Into Bavaria

At some point between the heavenly experience of staring down all the dusty bottles and samples of myriad unblended lambics over the weekend and relaxing in the biergartens of Bavaria, I noticed that I am no longer 21 years old. I cannot handle this intensity the way I used to. We spent a day in Brussels just sleeping, arising just long enough to enjoy a pleasant meal of lapin á la kriek, a traditional Flemish meal. We share a kiss in the Grand Place and before long we were sitting on a bus to…well…not far.

For an hour and a half our bus out of Brussels was delayed as we waited for another bus from London to bring a stack of passengers. Listening to the panoply of Englishmen, I remembered how easy you can tell the social standing of British people simply by the way they talk. These were not the Buckingham Palace set, I can assure you.

With the first rays of light illuminating the mist-shrouded fields of central Germany around 3:50am, sleep was hard to come by on the overnight bus. We were bleary-eyed when we arrived in Sulzbach-Rosenberg, our base of operations for the next four days. The two has 20,000 and a couple of breweries. We’re staying at one of them, Sperber Brau. The name means Hawk; the other brewery is Fuchsbeck (Fox). Sperber is pretty cool – breweriana everywhere even in our room. Bavaria is truly one of the most beery places I’ve seen.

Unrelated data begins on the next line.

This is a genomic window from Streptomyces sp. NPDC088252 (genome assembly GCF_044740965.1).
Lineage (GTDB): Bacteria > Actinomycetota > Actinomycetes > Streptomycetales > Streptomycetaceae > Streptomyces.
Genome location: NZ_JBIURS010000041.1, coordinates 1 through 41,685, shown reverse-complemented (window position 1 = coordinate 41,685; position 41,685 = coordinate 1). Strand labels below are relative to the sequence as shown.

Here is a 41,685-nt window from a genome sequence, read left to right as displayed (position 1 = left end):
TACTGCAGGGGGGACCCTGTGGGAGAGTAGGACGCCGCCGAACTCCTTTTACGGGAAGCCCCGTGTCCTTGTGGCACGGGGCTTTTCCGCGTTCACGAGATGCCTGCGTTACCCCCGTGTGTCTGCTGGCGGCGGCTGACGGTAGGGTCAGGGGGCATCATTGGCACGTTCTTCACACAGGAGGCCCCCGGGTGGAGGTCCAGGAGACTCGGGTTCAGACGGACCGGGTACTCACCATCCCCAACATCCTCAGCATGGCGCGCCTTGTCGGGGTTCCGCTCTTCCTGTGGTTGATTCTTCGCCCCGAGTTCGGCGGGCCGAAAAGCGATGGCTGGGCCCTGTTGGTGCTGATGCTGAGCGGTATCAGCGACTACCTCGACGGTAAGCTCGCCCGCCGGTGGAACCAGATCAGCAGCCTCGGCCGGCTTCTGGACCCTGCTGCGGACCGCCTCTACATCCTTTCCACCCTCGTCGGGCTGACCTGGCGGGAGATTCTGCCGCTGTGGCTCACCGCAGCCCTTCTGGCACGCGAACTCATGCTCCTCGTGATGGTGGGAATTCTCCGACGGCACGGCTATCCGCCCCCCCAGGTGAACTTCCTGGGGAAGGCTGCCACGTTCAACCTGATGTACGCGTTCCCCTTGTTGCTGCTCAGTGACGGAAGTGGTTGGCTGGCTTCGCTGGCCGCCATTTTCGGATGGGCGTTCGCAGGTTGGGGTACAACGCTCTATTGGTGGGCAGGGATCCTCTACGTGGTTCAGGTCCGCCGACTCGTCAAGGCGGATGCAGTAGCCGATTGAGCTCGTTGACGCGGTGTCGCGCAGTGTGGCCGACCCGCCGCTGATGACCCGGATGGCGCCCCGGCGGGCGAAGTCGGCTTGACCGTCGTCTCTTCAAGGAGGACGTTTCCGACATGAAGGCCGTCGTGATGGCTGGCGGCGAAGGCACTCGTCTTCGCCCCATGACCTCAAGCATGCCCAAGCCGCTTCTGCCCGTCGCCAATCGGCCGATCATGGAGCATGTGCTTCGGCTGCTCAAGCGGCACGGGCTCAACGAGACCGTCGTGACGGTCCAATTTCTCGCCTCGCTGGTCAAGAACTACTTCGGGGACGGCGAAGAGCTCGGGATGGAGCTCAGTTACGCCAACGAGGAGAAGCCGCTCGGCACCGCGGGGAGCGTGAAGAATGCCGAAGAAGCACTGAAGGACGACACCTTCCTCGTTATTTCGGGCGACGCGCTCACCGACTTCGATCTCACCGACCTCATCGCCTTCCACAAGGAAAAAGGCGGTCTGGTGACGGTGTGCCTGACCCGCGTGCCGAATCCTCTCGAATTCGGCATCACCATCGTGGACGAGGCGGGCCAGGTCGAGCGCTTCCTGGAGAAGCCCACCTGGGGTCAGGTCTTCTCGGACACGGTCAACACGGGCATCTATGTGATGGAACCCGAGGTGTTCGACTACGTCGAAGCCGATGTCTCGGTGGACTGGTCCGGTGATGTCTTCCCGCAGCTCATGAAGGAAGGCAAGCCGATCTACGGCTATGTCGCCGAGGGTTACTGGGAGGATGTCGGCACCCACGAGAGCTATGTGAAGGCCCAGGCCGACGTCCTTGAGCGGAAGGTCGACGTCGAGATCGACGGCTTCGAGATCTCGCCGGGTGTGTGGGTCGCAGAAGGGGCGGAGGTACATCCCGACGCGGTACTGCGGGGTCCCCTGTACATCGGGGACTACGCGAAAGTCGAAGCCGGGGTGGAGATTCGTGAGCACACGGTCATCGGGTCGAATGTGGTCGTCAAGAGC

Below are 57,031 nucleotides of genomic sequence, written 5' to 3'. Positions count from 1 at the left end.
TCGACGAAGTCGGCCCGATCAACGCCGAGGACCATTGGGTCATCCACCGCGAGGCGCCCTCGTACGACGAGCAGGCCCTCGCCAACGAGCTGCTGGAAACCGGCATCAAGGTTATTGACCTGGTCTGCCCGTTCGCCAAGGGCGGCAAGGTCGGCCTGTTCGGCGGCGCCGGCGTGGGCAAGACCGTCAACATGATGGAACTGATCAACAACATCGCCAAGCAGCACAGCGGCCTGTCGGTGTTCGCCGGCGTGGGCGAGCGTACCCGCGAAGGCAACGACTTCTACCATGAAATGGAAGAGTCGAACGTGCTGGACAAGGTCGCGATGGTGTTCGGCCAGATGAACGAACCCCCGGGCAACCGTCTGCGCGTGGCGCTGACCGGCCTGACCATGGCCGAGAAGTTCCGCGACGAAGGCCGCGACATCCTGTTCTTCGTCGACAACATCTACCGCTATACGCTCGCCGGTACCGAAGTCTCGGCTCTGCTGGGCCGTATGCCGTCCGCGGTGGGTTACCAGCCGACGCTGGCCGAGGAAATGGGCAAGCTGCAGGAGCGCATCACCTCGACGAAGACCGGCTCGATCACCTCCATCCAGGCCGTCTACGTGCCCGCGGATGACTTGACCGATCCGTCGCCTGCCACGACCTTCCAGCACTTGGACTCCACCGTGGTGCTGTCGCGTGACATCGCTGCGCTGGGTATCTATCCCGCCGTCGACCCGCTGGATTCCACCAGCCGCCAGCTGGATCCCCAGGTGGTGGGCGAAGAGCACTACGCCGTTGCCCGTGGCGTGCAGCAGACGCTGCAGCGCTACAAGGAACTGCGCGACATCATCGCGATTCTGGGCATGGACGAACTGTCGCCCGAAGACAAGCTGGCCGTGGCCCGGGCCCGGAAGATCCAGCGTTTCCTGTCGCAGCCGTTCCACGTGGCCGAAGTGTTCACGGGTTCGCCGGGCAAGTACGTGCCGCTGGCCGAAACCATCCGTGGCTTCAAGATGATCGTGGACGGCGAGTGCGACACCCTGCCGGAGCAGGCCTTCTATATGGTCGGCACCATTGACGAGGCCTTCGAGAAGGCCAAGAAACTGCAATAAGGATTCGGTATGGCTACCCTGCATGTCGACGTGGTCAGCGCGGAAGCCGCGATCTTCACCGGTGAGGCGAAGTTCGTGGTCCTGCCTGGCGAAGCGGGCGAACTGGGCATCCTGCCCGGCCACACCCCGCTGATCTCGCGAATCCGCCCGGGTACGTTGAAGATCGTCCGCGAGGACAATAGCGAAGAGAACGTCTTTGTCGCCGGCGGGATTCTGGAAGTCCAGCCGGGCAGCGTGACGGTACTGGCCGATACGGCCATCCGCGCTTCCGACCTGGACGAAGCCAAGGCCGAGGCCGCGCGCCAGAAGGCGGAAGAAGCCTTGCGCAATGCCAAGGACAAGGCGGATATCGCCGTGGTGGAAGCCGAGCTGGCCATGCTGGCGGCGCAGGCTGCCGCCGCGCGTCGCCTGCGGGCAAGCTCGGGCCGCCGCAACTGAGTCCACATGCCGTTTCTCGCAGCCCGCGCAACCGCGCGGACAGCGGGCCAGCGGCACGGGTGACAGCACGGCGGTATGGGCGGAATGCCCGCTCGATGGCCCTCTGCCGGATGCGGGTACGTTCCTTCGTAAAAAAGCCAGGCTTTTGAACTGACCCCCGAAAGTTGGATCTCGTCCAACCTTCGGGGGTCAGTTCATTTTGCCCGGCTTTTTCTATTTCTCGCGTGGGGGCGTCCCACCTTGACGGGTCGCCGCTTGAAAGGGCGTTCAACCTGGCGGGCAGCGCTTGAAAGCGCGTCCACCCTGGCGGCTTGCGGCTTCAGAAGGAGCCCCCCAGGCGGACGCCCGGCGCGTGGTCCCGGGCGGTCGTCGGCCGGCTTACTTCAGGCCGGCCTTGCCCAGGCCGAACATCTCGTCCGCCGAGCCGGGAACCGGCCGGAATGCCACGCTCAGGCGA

Day two was the first of two days exploring nearby Amberg, with its six breweries. We bounced from one biergarten to the next, soaking up the sun and the peacefulness. The big thing for me was meditating on medieval life within the confines of city walls. For a modern country, it is so easy to mentally step back in time in these small Bavarian country towns. Rolling hills, fields of wheat, forests and lots of beer…this is a really cool place and I can hardly believe I’m here.

Oh, and I should briefly mention how sad it is to hear about that Air France flight going down. That is very freaky, since we just crossed the Atlantic on Air France. The world might not be so dangerous that you need to live inside fortified city walls, but there is risk in every little thing. You can’t let that stop you from getting out there and doing the things you love. With that in mind, it’s off to the biergarten.

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